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I'm gay, but that doesn't mean my daughter should be

Casey Carey-Brown is an LGBTQ parent blogger from Boston. She writes daily at lifewithRoozle.com about her life with her wife and daughter.

I'll love my daughter if she's gay, but I hope she's not

I'm a gay parent with a gay circle of friends, and I'm also a parent who will love my daughter no matter what, but there are still times when a small part of me hopes she is straight.

"Do you think you will get married some day?"
"Yes. And I will have a baby. No. I'll have two babies. They will be sisters."
"Will you marry a boy or a girl? Do you know yet?"
"I am going to marry a girl so she can have the babies instead of me."
"What will the babies call you? Mommy and Mama like you call us?"
"Probably. But I don't know if I will be Mommy or Mama. The babies will decide."

More: The weirdest things people ask when they find out my kid has two moms

My daughter and I have this conversation a lot. Partially because I keep waiting for her answer to change. Partially because she keeps bringing it up because she pretends to marry her two friends at school on a regular basis.

She's only 5 and just learned that childbirth is painful, so her future dreams of marrying a girl may be motivated by pain avoidance. But could she be gay?

As a parent, I want to both protect my daughter and raise her to be resilient. Part of me wants her to follow her passions, to fall in love, and to see how she can challenge this world. And part of me wants her to not have to do all the work. It's hard enough to have two moms. It's hard enough to just get by some days with the amount of heartbreak all around us. Sometimes, as a parent, I just want life to be good to her. And I worry that if she's gay, it often won't be.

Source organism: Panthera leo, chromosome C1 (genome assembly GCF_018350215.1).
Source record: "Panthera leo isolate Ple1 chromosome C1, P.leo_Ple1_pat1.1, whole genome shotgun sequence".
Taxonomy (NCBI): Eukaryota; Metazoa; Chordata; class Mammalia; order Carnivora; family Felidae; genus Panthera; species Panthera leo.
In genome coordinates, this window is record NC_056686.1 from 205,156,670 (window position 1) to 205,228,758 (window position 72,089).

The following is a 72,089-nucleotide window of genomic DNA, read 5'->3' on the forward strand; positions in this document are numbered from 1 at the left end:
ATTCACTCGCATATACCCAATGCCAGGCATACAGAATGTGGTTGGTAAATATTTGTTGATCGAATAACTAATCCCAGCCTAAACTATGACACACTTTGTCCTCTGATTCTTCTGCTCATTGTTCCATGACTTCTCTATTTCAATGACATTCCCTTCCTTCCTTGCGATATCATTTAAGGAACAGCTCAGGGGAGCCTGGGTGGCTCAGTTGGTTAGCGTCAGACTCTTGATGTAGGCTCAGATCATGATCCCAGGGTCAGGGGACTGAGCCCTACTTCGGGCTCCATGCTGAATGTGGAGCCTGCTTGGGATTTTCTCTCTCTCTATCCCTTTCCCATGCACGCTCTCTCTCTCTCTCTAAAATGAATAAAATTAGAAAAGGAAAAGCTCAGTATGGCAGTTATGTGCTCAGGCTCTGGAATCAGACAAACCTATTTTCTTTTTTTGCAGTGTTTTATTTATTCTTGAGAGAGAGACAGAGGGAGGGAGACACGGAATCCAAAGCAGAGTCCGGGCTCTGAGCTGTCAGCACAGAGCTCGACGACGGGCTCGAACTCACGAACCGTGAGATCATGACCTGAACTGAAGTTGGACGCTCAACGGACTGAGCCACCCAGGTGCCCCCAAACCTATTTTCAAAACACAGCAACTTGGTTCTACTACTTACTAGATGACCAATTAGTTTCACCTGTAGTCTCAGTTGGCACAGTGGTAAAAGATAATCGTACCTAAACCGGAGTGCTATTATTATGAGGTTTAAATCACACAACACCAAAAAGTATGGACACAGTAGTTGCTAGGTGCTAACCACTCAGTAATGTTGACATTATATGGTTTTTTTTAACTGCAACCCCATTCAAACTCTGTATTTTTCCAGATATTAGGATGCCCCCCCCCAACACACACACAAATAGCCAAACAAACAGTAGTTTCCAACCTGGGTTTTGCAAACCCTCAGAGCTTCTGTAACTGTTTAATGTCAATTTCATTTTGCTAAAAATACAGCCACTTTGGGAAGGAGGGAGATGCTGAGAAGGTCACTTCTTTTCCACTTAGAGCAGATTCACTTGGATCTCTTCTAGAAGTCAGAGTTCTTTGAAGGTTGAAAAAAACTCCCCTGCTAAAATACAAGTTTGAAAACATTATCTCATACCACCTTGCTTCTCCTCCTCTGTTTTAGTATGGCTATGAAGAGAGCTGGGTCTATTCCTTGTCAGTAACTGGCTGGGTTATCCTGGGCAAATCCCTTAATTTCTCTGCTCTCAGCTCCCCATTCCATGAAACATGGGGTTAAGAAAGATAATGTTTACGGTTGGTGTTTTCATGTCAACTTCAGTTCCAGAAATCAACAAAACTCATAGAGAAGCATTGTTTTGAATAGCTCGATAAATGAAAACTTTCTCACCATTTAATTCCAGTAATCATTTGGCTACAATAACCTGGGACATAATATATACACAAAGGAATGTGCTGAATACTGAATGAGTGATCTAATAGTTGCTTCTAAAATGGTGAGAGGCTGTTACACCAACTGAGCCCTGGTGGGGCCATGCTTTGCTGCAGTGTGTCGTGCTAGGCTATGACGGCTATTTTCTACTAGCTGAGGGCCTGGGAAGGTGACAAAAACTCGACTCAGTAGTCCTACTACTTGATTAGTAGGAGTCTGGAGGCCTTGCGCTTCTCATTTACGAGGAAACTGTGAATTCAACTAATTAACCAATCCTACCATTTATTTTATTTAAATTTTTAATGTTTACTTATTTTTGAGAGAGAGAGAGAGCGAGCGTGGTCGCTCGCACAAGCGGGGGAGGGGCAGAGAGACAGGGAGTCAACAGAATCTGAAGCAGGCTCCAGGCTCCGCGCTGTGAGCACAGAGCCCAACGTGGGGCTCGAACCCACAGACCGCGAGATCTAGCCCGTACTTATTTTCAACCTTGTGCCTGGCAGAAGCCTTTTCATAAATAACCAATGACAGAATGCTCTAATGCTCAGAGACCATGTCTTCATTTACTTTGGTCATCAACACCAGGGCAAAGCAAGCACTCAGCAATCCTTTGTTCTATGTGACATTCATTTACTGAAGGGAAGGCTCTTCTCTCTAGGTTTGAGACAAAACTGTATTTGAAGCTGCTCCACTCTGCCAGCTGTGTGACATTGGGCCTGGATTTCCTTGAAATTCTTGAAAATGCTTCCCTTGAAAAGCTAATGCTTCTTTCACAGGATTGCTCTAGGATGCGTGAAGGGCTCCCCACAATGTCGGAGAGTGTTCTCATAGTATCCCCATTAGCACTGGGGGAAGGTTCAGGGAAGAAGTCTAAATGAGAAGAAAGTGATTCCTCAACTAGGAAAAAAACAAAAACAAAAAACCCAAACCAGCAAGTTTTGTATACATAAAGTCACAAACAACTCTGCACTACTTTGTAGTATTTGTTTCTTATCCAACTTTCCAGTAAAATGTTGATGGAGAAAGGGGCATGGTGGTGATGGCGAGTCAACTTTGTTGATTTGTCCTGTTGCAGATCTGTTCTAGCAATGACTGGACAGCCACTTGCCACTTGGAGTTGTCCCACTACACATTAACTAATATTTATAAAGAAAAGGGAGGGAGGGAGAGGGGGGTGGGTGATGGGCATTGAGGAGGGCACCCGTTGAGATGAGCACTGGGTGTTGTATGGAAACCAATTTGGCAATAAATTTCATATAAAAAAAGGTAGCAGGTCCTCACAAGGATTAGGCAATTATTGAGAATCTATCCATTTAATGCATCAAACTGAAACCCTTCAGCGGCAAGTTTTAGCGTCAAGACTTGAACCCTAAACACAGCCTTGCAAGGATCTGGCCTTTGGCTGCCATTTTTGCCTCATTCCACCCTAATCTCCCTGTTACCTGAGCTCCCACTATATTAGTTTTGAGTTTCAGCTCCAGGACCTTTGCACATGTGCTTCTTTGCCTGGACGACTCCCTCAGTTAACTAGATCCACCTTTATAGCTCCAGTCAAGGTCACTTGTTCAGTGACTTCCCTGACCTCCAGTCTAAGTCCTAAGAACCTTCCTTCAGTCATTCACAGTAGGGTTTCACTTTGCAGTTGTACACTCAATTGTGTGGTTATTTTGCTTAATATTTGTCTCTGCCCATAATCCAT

More: I was absolutely terrified that I'd give birth to a little girl

Yes the world is much kinder to the LGBTQ community now than it ever has been. Yes, by the time my daughter is of age to get married, if she so chooses, same-sex marriage will surely be legal and widely accepted here in the U.S. I believe (and hope) our future holds more rights and protections for the LGBTQ community.

I believe that if my daughter is gay, her life experience will look a lot different than mine did, but still. Being gay, being different, no matter how "accepted" it is, can be difficult.

More: School has perfectly predictable response to 9-year-olds reading about sex

What if my daughter is gay? We will love her. Gay or straight, we will love her always. Through heartbreak and struggle, we will love her always. I just sometimes hope life will go easy on her.

Updated by Bethany Ramos on 4/19/2016

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